Child abusers ‘hard to spot’

2016-08-08 09:38
Parents have been warned that those who prey on kids are closer than they think.

Parents have been warned that those who prey on kids are closer than they think. (File)

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There is no way to know what a paedophile looks like, or to know who may be grooming your child for sex.

The national executive director of Childline SA, Dumisile Nala, has warned that parents must be aware that those who prey on young children for sexual gratification “are people who are known and are close — family members, friends, neighbours, school teachers, church and community leaders”.

Nala was speaking to The Witness in the wake of the storm that erupted recently in Pietermaritzburg when a former primary school guidance counsellor was arrested and charged with two counts of rape and two of sexual abuse of his charges. The counsellor, whose name is known to The Witness, cannot be named for legal reasons. He is in custody at present following the alleged sex attacks on young children at a prominent primary school.

Nala warned that abusers “are not strangers lurking on dark corners waiting to pounce on our children”.

She said in the majority of child abuse cases a process of “grooming” takes place before any abuse occurs during which the perpetrator befriends the child, making him/her feel comfortable and settled.

She said rape or other forms of abuse are also not necessarily physically painful for the victim, and may be performed by the abuser in a “gentle” manner.

It is extremely difficult for parents to detect signs of abuse in their children and they may be unaware of abuse taking place, she added.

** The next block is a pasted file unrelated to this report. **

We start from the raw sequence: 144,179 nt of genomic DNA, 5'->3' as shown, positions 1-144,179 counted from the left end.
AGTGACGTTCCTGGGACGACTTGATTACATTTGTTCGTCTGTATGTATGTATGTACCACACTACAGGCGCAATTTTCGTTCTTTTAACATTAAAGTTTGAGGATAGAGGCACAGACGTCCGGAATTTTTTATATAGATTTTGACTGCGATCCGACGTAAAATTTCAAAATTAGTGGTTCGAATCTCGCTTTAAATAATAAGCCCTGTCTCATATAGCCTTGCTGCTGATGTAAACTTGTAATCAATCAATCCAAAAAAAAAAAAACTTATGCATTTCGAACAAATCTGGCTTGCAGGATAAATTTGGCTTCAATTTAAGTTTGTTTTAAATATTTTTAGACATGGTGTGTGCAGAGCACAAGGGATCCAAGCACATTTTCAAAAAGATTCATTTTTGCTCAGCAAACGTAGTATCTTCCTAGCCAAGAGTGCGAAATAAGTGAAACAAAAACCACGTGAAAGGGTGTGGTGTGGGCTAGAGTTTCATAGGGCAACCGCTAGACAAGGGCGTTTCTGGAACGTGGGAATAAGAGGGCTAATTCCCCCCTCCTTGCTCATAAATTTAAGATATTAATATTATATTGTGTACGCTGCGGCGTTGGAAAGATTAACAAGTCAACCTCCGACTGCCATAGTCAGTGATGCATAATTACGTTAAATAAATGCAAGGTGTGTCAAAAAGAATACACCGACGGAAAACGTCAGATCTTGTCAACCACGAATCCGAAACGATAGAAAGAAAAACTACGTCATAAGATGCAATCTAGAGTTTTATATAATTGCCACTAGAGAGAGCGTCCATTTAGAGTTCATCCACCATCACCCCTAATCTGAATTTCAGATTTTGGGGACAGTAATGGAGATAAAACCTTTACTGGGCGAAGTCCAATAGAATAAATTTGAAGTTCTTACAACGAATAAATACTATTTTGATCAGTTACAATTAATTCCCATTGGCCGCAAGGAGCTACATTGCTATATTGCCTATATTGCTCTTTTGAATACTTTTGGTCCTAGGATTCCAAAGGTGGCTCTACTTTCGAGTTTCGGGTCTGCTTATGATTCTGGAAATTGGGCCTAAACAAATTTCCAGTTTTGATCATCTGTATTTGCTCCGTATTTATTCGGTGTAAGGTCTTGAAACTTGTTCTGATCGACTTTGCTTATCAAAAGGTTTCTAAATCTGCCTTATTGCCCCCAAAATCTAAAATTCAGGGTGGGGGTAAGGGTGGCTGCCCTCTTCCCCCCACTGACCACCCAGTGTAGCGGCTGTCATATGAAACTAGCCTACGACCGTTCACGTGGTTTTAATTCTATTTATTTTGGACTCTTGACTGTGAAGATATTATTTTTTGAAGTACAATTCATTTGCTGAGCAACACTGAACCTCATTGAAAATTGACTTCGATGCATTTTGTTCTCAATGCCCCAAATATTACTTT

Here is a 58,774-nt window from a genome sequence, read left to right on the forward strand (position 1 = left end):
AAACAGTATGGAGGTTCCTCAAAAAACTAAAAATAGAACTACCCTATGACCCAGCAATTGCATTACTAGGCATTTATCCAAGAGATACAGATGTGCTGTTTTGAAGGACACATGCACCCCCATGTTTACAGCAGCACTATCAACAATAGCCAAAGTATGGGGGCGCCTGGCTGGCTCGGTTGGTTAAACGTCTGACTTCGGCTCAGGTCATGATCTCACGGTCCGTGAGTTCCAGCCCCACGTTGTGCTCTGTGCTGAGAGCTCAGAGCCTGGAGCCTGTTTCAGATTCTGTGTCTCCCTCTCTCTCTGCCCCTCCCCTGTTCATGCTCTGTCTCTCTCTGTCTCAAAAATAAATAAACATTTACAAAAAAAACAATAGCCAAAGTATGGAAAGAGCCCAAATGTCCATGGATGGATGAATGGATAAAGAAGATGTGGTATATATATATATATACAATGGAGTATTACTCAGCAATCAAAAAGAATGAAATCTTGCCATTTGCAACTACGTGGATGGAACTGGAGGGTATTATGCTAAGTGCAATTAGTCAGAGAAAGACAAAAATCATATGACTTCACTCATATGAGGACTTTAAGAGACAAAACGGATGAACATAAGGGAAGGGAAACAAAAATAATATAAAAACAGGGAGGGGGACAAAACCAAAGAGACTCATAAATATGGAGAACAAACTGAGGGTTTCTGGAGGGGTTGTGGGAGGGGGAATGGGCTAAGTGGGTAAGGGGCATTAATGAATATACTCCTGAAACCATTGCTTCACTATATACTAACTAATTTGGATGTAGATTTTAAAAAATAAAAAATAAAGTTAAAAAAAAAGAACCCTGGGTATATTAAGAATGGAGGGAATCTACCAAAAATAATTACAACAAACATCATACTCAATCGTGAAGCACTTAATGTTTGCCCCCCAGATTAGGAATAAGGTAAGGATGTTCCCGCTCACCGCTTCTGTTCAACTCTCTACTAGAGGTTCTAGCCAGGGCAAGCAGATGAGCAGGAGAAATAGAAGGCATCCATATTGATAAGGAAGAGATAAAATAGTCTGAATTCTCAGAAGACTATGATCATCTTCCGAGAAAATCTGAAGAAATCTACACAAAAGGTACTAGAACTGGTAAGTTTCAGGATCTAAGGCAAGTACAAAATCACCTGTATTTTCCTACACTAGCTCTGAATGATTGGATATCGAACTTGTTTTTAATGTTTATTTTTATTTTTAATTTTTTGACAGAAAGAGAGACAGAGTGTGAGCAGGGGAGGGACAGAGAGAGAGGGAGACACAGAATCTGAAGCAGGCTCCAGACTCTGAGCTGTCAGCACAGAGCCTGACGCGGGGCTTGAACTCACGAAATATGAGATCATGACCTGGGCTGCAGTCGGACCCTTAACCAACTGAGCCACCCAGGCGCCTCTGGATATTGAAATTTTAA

“This is why it is important that children know that no matter who it is who behaves in a way that makes them uncomfortable, they are allowed to disclose it.

“It can be their mother, father, grandfather, uncle, teacher or anyone,” she said.

“The way to protect them is to talk to them.”

In a separate interview, a prominent Pieter­maritzburg psychologist, who cannot be named for professional reasons, echoed similar views.

He said the “grooming process” before abuse occurs, is likely to create internal conflict in a young child who only knows that what is happening does not feel right. “Yet because of the grooming the child doesn’t want to lose what is good in the relationship,” he said.

Nala said parents should talk to their children from a very young age about their sexuality and spell out what “right and wrong” forms of touching are so they can protect themselves against sexual abuse.

The information must be delivered in a sensitive way to protect your child but not create an expectation of abuse or fear in them.

Another expert, a prominent Pietermaritzburg psychologist who asked not to be named for professional reasons, said it was important to note that when abuse does happen the parents are not to blame.

Nala told The Witness that it is vital for parents to start talking to their children from as early as two years of age and teach them about their right to privacy.

“These talks should not be serious or formal but so that the child feels comfortable. It can be done in the context of bathing or when the child is getting dressed … From a very young age they need to know these are their private parts. Of course as a parent you will know what their level of understanding and development is and use your instincts,” she said.